Marry Begg Clinic, Zambia
Scientific Tracks Abstracts: Primary Health Care
Providing healthcare in remote locations means working without the level of medical support that most health professionals are used to have at their disposal. It requires a different mindset to that of an urban medical facility. Illnesses which can be easily managed in the urban setting may initiate a crisis at a remote health facility. Operating in resource-limited primary health care settings presents a multitude of health challenges especially in the third world such African countries. Remote healthcare professionals face major challenges, including a critical shortage of specialized health workers, poor state of health facilities and equipment; add to it the high burden of epidemic disease such as HIV/AIDS, malaria and TB. Remote medical practitioners require a broad range of competencies in several specialties, including emergency and critical care, primary care mental health, public health, occupational health, pharmacy, dentistry, health management and interpersonal skills. They are forced to utilize more basic physical examination skills, clinical impression and overall clinical experience. Likewise, not having necessary diagnostic testing, remote medical practitioners may feel the need to be more aggressive in treatment and act faster. Not having the luxury of being able to definitively assign a diagnosis to an illness, they may feel the need to cover the patient for the worse potential diagnosis as possible. Not only do these factors increase the risk of worsening illness or injury due to delays in diagnosis and treatment, they also confront remote medical clinicians to the key question ├ó┬?┬?where responsibility for providing care starts and stops├ó┬?┬Ł? These issues have made providing higher standards of care in remote third world countries an infinite complex challenge. This presentation provides an oversight into some of the key issues facing the delivery of primary healthcare and doctors├ó┬?┬? challenges in remote medical setting and describes the role remote primary health care professional can play in delivering a lifesaving care.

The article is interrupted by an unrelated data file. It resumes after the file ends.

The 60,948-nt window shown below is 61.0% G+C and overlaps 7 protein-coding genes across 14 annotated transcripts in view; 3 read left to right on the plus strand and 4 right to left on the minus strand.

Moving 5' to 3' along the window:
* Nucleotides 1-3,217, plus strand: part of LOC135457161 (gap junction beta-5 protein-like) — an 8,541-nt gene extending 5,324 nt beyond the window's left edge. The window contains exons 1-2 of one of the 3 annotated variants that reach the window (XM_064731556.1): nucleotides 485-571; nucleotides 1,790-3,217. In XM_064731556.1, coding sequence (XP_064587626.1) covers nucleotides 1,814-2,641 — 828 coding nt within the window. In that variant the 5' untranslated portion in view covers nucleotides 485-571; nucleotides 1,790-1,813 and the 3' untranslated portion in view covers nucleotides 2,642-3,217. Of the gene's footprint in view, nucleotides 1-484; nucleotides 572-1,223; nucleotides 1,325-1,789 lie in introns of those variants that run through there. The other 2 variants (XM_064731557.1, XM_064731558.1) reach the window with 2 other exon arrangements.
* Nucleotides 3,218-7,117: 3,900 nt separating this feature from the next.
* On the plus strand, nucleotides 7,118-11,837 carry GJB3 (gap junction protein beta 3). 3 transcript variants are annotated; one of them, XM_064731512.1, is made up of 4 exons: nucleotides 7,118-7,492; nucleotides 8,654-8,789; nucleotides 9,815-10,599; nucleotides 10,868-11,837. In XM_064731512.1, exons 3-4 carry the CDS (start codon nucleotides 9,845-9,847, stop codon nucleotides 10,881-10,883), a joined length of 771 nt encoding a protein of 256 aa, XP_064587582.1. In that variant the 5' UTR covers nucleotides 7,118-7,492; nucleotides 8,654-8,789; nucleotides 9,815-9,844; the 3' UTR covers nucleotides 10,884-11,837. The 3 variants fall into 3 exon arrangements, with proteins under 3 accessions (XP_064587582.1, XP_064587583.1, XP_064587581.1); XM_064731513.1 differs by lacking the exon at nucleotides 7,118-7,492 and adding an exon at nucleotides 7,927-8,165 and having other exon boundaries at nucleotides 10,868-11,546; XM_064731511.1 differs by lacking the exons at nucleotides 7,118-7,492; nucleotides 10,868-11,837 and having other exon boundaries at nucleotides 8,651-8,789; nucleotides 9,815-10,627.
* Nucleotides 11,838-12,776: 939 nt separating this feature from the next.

Kamar Tanyan has worked in a number of Middle Eastern and Arab countries (Tunisia, Lebanon, Saudi Arabia and Iraq) and therefore has a deep-rooted understanding of the challenges related to the primary healthcare industry in the region. She holds the international diploma in Humanitarian Assistance from Fordham University- New York and a Master’s degree in Disaster Medicine from University of Piedmont Orientale, Italy. In 2003, she actively contributed to the implementation of pre-hospital medical emergency care program in North Lebanon in collaboration with Lebanese Red Cross. She participated several times with military hospital medical team in the response to Hajj mass gathering in Saudi Arabia. In 2014, she joined a humanitarian mission in Iraq, as Health Project Manager in response to the Syrian refugees’ crisis. Managing a WHO and ECHO financed health programs including health programs design, implementation and monitoring, capacity building of local doctors to insure a better health care of this vulnerable population. Currently, she is the Chief Medical officer of remote hospital operated by an international mining company in Zambia, where she is confronted to all aspects and challenges of remote medicine as well as dealing with African epidemic diseases such as malaria, TB, HIV with minimal resources. Her current focus is the development of an emergency response planning guidelines in low setting resources.